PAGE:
So, I was in HackerRank, trying to learn some pyhton, like any other begginer,
and then I come to the question of "Introduction to Sets"
The task require to do seemed pretty simple to me… at first:
Computer inputs N, wich is a integer and arr, wich is a list, and your job is to write a code that takes the numbers of arr, to be divided by N. Simple right? Not for me, apparently
I would like to know: what the hell does ":" in front of a variable do like in :
if array[:_+1].count(array[_]) == 1:
And why does make the count method work, i searched and found nothing, and I heard this is a good place to ask, sooo, any ideias?
I tried sum all numbers in a online calculator, but it would only give me the result i would get with my own code.
After some try and error of coding i came up to this:
if len(array) != n: print (array) del array[len(array)] print (array) arr = sum(array) print (arr) array = arr / n print (array) return ('%.3f') %array else: print (array) array = sum(array) print (array) print (array) return ('%.3f') %(array/n)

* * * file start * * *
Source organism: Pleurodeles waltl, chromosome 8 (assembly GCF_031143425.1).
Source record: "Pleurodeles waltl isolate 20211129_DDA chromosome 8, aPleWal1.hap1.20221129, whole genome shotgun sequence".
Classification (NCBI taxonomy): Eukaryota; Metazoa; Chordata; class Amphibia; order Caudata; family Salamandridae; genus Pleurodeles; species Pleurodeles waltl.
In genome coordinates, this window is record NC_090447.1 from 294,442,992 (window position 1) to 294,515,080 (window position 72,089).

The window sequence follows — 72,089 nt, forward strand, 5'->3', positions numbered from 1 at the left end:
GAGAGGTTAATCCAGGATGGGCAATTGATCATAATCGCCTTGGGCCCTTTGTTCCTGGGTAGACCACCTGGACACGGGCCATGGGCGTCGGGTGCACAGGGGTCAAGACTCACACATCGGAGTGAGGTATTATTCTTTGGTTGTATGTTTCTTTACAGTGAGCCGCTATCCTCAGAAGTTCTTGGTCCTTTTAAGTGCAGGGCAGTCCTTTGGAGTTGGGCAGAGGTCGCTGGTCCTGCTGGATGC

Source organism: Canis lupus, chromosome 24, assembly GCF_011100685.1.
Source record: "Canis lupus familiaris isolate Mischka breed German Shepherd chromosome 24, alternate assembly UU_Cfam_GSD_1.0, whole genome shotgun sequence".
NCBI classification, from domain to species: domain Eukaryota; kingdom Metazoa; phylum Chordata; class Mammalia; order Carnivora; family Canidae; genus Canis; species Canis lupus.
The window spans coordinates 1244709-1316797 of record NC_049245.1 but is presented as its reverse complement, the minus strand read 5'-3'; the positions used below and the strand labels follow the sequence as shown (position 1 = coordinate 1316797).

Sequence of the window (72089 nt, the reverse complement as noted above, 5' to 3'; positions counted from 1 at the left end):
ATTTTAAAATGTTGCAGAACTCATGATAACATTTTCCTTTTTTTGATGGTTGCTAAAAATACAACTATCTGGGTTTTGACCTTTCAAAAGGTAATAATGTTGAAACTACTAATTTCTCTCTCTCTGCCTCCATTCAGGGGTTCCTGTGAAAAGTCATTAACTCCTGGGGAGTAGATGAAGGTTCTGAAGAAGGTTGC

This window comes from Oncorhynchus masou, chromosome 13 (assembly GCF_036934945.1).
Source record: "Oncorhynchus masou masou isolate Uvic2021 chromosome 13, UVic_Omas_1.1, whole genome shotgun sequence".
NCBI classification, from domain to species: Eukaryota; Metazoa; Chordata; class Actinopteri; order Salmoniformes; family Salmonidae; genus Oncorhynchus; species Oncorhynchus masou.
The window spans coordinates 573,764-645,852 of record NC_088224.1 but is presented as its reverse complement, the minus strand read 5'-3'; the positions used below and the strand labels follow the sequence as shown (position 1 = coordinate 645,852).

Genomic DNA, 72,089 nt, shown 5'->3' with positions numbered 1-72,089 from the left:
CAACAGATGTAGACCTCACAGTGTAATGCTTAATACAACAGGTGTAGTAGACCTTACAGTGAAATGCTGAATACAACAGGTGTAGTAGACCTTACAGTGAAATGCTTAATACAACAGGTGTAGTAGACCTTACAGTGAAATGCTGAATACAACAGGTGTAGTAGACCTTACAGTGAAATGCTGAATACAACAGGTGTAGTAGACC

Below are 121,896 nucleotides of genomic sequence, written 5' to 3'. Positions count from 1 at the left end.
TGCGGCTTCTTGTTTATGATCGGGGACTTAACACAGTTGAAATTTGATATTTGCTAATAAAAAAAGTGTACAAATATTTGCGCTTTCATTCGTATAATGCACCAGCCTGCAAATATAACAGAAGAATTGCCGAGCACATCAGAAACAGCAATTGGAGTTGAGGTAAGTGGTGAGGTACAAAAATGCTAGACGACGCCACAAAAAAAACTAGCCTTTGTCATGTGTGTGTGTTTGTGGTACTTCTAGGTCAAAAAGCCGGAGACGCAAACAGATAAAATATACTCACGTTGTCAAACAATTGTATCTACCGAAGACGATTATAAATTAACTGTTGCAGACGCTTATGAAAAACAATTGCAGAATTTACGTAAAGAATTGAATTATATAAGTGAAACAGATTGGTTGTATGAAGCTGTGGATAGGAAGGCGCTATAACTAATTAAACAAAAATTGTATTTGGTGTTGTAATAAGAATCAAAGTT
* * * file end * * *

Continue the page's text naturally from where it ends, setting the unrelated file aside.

(Yeah, i know its bad)
But apparently, that wasnt enough because, it was always giving me a wrong answer, so i decided to find something in the discussion tab, and I found this:
def average(array): sum_ = 0; count = 0 for _ in range(len(array)): if array[:_+1].count(array[_]) == 1: sum_ += array[_] count += 1 return '%.3f' % (sum_/count,)
I try it and, surprise surprise, it worked !!!
Like… in the first try
And the the difference its like… OUTSTANDING!!
0.775, a difference of 0.775
my code give me 168.600; this other code gives 169.375
if that’s relevant, i use Visual Studio Code
I also changed ‘_’ to ‘a’ to see if changes anytthing, and no
n = 10 arr = [161, 182, 161 ,154 ,176, 170, 167, 171, 170 ,174] result = average(arr) print(result)
srry for bad engrish
array[2:4] gives you the elements 2 and 3 from the array. Generally,
array[start:end] will give you a slice of the array beginning with index
start and stopping one before index
end (that means, slice ranges are left-inclusive and right-exclusive).
Now, there’s a few shortcuts. If you leave out
start, the slice will just start at the beginning of the array:
array[:end] is the same as
array[0:end]. If you leave out the
end, the slice will just run to the end of the array.
array[:_+1] will give you a slice of the array starting at index 0 and running up to index
_+1 exclusive, i.e. up to index